This goes someway to explaining why I am not well received online in that I say all those things that one is not supposed to say, and do not offer unwarranted praise. Privately I am told by many that they agree with what I say but cannot be publicly associated with it. It wouldn't matter if I sanitised it, I'm just saying inconvenient things and in the bubble any criticism is "impolite" - but more importantly, a commercial risk. 

But this is why the output from think tanks tends to be so lacklustre. They won't say what needs to be said in no uncertain terms. It needs to be said without hesitation or reservation that the government's current strategy is entirely wrong-headed, and that the consequences of a no deal Brexit can hardly be overstated. It must also be said that the inane and singularly crass economic theories of the hard Brexiters are nothing short of negligence bordering on lunacy. 

But there is another reason the bubble debate is so utterly shallow. Half of the politico-media bubble is run by unsupervised children. There is no premium on quality research. Interns and junior wonks are cheap - good for looking up facts and figures - and that's what they think research is. They can cobble together factual reports - but there isn't the breadth of experience or maturity to bring any real insight to it - or to see any of the strategic opportunities that good research creates. What they produce is forgettable PDF fodder. 

It is not my intent in any way to denigrate the IfG in that they are as good as that system is ever going to get - but this dynamic is entirely typical of London think-tankery - which is entirely dependent on bright young things of a certain ilk. The PPE master race. This also extends to our media where leader articles for international flagship newspapers are written the office juniors. The political apparatus is the same throughout as Oliver Norgrove confirmed to me.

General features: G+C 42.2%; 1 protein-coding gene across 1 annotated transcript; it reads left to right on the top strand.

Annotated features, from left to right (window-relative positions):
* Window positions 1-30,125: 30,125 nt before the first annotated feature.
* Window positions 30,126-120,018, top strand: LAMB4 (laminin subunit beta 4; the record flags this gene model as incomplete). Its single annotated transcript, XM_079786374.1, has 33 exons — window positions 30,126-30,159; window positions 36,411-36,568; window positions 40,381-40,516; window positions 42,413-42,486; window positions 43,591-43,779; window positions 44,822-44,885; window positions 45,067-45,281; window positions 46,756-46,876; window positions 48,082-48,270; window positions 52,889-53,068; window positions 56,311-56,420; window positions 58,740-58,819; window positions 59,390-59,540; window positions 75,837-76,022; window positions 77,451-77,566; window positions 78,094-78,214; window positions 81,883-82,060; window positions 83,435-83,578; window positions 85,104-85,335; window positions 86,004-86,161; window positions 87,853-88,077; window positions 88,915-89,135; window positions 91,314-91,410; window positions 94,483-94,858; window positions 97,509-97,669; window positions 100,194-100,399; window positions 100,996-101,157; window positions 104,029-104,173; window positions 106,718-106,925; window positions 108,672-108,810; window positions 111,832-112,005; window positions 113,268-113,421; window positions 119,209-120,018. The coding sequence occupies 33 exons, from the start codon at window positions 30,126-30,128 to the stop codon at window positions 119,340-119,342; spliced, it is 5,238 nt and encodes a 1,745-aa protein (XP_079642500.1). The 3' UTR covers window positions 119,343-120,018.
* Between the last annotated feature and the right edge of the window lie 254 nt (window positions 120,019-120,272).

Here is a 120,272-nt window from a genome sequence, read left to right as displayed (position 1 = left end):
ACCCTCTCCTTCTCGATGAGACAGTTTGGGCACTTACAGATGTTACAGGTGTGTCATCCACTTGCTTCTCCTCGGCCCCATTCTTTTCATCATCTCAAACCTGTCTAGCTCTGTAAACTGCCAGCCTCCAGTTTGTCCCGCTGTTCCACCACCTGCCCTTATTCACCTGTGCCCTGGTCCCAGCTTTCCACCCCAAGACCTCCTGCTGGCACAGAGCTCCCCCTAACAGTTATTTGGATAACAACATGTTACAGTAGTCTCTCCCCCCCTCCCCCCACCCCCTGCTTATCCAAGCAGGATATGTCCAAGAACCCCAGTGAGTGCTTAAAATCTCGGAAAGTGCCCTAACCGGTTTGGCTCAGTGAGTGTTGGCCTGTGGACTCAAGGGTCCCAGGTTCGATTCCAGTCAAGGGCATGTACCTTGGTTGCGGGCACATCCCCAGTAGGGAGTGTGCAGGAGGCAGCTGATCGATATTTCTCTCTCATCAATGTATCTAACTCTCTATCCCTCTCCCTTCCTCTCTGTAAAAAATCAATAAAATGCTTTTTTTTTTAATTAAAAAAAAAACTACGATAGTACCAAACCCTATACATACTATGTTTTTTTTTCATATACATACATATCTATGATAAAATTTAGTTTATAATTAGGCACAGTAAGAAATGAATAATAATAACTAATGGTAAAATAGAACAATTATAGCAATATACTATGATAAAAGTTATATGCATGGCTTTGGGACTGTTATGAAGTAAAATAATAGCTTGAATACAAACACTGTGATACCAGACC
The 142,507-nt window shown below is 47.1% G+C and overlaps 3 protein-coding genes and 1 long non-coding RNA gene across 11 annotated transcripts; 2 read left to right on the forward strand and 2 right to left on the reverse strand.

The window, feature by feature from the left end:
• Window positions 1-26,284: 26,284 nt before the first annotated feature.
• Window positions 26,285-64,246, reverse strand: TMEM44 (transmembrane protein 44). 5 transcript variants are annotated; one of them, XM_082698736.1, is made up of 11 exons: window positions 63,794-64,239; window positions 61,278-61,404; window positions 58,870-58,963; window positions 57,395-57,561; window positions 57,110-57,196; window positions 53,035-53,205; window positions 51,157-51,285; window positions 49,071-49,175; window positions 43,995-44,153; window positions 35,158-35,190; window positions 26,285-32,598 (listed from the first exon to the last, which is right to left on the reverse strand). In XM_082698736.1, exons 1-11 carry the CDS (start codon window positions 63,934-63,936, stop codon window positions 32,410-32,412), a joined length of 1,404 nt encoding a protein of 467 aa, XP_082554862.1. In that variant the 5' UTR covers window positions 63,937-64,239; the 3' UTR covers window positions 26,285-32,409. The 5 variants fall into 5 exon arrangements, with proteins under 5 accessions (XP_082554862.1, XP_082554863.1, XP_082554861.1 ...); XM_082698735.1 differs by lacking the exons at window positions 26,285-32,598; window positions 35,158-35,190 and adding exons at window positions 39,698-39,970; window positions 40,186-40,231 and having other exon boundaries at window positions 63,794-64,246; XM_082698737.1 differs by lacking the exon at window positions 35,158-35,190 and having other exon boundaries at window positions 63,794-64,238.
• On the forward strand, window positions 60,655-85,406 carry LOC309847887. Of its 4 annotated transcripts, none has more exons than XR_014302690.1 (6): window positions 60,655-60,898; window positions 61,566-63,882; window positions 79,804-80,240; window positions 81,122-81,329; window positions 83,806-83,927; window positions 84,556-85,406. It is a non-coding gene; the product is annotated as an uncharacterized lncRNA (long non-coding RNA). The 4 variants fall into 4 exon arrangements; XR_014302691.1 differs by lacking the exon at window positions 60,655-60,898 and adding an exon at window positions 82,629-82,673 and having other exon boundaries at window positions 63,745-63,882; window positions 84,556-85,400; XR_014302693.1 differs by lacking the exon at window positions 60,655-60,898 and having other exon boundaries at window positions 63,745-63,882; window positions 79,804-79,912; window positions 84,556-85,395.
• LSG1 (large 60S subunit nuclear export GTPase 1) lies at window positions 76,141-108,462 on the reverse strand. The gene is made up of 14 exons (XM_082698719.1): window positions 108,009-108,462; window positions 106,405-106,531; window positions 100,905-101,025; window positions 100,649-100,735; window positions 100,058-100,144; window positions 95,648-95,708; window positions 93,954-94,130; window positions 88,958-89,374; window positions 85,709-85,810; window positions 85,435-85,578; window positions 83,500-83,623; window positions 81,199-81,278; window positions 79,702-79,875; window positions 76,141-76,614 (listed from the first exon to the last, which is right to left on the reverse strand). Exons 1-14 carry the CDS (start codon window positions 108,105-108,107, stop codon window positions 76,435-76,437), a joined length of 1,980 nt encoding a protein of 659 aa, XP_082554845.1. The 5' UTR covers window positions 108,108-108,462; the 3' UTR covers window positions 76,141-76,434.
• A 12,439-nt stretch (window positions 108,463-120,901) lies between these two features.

Of course I did not need to go to London to learn this. I've been around the block a few times and had my introduction to this world before thanks to the late Helen Szamuely. It is from her I learned my healthy disdain for Toryboys, wonks and apparatchiks. All the same it was interesting to view it through more mature eyes. 

At one time in my life I might have been star struck by a prestigious office at the heart of the machine, excited by the prime minister's police motorcade dashing by with a sense of purpose and urgency. Now I view it with wry amusement. It's all a facade. Every bit of it. I hate Westminster that little bit more every time I am pulled into its field of gravity.   

Now that I'm knocking on a bit, in my late thirties, London leaves me too tired to even think. But I guess that explains its political inhabitants. And for once I don't mean that in a sardonic and disrespectful way. It really does beat you up. A meeting here, a presentation there and then media interviews for the rest of the day. You cover a lot of mileage. You barely even know what is going on in the news while you're out and about, let alone able to form a coherent opinion on it. When you get home, all you want to do have a large glass of wine and hit the sack.